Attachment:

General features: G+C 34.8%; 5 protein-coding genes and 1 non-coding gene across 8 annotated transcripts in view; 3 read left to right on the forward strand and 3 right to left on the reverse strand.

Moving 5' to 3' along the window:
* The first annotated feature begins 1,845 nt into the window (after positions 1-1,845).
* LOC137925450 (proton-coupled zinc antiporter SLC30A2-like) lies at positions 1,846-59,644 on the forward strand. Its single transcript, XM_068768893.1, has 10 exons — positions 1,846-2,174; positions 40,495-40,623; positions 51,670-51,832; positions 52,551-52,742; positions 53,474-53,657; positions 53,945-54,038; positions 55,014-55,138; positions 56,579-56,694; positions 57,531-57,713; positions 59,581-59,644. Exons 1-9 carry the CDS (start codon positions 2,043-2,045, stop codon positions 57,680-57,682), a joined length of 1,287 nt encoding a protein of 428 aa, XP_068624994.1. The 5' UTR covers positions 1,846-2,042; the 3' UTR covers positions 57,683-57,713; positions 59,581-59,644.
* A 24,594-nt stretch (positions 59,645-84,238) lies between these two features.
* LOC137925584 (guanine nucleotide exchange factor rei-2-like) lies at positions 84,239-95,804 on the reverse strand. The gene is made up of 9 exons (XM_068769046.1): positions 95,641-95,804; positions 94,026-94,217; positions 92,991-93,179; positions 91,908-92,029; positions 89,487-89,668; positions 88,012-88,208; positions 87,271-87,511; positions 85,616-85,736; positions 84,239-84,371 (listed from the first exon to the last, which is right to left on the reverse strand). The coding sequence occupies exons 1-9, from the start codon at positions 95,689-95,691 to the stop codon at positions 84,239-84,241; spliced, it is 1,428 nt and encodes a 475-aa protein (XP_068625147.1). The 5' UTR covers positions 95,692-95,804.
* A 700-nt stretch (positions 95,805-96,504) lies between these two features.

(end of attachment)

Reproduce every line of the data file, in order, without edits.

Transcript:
General features: G+C 34.8%; 5 protein-coding genes and 1 non-coding gene across 8 annotated transcripts in view; 3 read left to right on the forward strand and 3 right to left on the reverse strand.

Moving 5' to 3' along the window:
* The first annotated feature begins 1,845 nt into the window (after positions 1-1,845).
* LOC137925450 (proton-coupled zinc antiporter SLC30A2-like) lies at positions 1,846-59,644 on the forward strand. Its single transcript, XM_068768893.1, has 10 exons — positions 1,846-2,174; positions 40,495-40,623; positions 51,670-51,832; positions 52,551-52,742; positions 53,474-53,657; positions 53,945-54,038; positions 55,014-55,138; positions 56,579-56,694; positions 57,531-57,713; positions 59,581-59,644. Exons 1-9 carry the CDS (start codon positions 2,043-2,045, stop codon positions 57,680-57,682), a joined length of 1,287 nt encoding a protein of 428 aa, XP_068624994.1. The 5' UTR covers positions 1,846-2,042; the 3' UTR covers positions 57,683-57,713; positions 59,581-59,644.
* A 24,594-nt stretch (positions 59,645-84,238) lies between these two features.
* LOC137925584 (guanine nucleotide exchange factor rei-2-like) lies at positions 84,239-95,804 on the reverse strand. The gene is made up of 9 exons (XM_068769046.1): positions 95,641-95,804; positions 94,026-94,217; positions 92,991-93,179; positions 91,908-92,029; positions 89,487-89,668; positions 88,012-88,208; positions 87,271-87,511; positions 85,616-85,736; positions 84,239-84,371 (listed from the first exon to the last, which is right to left on the reverse strand). The coding sequence occupies exons 1-9, from the start codon at positions 95,689-95,691 to the stop codon at positions 84,239-84,241; spliced, it is 1,428 nt and encodes a 475-aa protein (XP_068625147.1). The 5' UTR covers positions 95,692-95,804.
* A 700-nt stretch (positions 95,805-96,504) lies between these two features.